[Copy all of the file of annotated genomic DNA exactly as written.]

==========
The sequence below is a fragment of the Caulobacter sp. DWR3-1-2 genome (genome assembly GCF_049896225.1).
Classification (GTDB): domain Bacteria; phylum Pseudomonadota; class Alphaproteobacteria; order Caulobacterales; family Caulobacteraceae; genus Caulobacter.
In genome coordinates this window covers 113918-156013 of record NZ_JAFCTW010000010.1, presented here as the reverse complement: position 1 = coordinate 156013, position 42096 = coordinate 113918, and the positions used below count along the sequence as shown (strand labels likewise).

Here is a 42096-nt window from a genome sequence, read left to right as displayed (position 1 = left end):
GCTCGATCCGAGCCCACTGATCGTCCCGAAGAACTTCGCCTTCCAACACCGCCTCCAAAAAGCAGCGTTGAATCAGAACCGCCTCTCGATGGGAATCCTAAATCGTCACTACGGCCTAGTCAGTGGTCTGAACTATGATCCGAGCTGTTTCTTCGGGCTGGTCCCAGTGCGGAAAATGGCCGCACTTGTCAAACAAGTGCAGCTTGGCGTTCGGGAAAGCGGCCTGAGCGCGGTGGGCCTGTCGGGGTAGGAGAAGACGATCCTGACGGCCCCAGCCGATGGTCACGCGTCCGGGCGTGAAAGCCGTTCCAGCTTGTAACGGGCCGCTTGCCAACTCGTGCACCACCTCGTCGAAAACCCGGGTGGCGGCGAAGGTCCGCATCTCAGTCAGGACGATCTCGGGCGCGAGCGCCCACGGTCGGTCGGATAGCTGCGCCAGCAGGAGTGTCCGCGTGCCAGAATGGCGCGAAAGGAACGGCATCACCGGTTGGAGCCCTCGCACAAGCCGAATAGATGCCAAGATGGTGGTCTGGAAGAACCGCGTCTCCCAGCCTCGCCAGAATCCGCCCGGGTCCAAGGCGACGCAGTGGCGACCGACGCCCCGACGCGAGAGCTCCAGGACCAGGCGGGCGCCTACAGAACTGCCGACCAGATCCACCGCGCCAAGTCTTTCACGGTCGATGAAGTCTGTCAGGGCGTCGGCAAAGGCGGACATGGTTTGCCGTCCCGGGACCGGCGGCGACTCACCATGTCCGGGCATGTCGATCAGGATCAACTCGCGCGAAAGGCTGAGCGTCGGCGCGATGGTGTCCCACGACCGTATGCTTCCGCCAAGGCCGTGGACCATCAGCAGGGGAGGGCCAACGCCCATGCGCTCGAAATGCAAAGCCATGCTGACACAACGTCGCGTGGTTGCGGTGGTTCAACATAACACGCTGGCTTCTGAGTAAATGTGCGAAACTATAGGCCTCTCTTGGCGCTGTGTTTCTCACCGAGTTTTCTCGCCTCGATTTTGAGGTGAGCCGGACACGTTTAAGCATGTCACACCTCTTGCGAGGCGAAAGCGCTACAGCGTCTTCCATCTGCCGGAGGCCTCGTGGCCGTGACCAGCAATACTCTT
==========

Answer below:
The sequence below is a fragment of the Caulobacter sp. DWR3-1-2 genome (genome assembly GCF_049896225.1).
Classification (GTDB): domain Bacteria; phylum Pseudomonadota; class Alphaproteobacteria; order Caulobacterales; family Caulobacteraceae; genus Caulobacter.
In genome coordinates this window covers 113918-156013 of record NZ_JAFCTW010000010.1, presented here as the reverse complement: position 1 = coordinate 156013, position 42096 = coordinate 113918, and the positions used below count along the sequence as shown (strand labels likewise).

Here is a 42096-nt window from a genome sequence, read left to right as displayed (position 1 = left end):
GCTCGATCCGAGCCCACTGATCGTCCCGAAGAACTTCGCCTTCCAACACCGCCTCCAAAAAGCAGCGTTGAATCAGAACCGCCTCTCGATGGGAATCCTAAATCGTCACTACGGCCTAGTCAGTGGTCTGAACTATGATCCGAGCTGTTTCTTCGGGCTGGTCCCAGTGCGGAAAATGGCCGCACTTGTCAAACAAGTGCAGCTTGGCGTTCGGGAAAGCGGCCTGAGCGCGGTGGGCCTGTCGGGGTAGGAGAAGACGATCCTGACGGCCCCAGCCGATGGTCACGCGTCCGGGCGTGAAAGCCGTTCCAGCTTGTAACGGGCCGCTTGCCAACTCGTGCACCACCTCGTCGAAAACCCGGGTGGCGGCGAAGGTCCGCATCTCAGTCAGGACGATCTCGGGCGCGAGCGCCCACGGTCGGTCGGATAGCTGCGCCAGCAGGAGTGTCCGCGTGCCAGAATGGCGCGAAAGGAACGGCATCACCGGTTGGAGCCCTCGCACAAGCCGAATAGATGCCAAGATGGTGGTCTGGAAGAACCGCGTCTCCCAGCCTCGCCAGAATCCGCCCGGGTCCAAGGCGACGCAGTGGCGACCGACGCCCCGACGCGAGAGCTCCAGGACCAGGCGGGCGCCTACAGAACTGCCGACCAGATCCACCGCGCCAAGTCTTTCACGGTCGATGAAGTCTGTCAGGGCGTCGGCAAAGGCGGACATGGTTTGCCGTCCCGGGACCGGCGGCGACTCACCATGTCCGGGCATGTCGATCAGGATCAACTCGCGCGAAAGGCTGAGCGTCGGCGCGATGGTGTCCCACGACCGTATGCTTCCGCCAAGGCCGTGGACCATCAGCAGGGGAGGGCCAACGCCCATGCGCTCGAAATGCAAAGCCATGCTGACACAACGTCGCGTGGTTGCGGTGGTTCAACATAACACGCTGGCTTCTGAGTAAATGTGCGAAACTATAGGCCTCTCTTGGCGCTGTGTTTCTCACCGAGTTTTCTCGCCTCGATTTTGAGGTGAGCCGGACACGTTTAAGCATGTCACACCTCTTGCGAGGCGAAAGCGCTACAGCGTCTTCCATCTGCCGGAGGCCTCGTGGCCGTGACCAGCAATACTCTT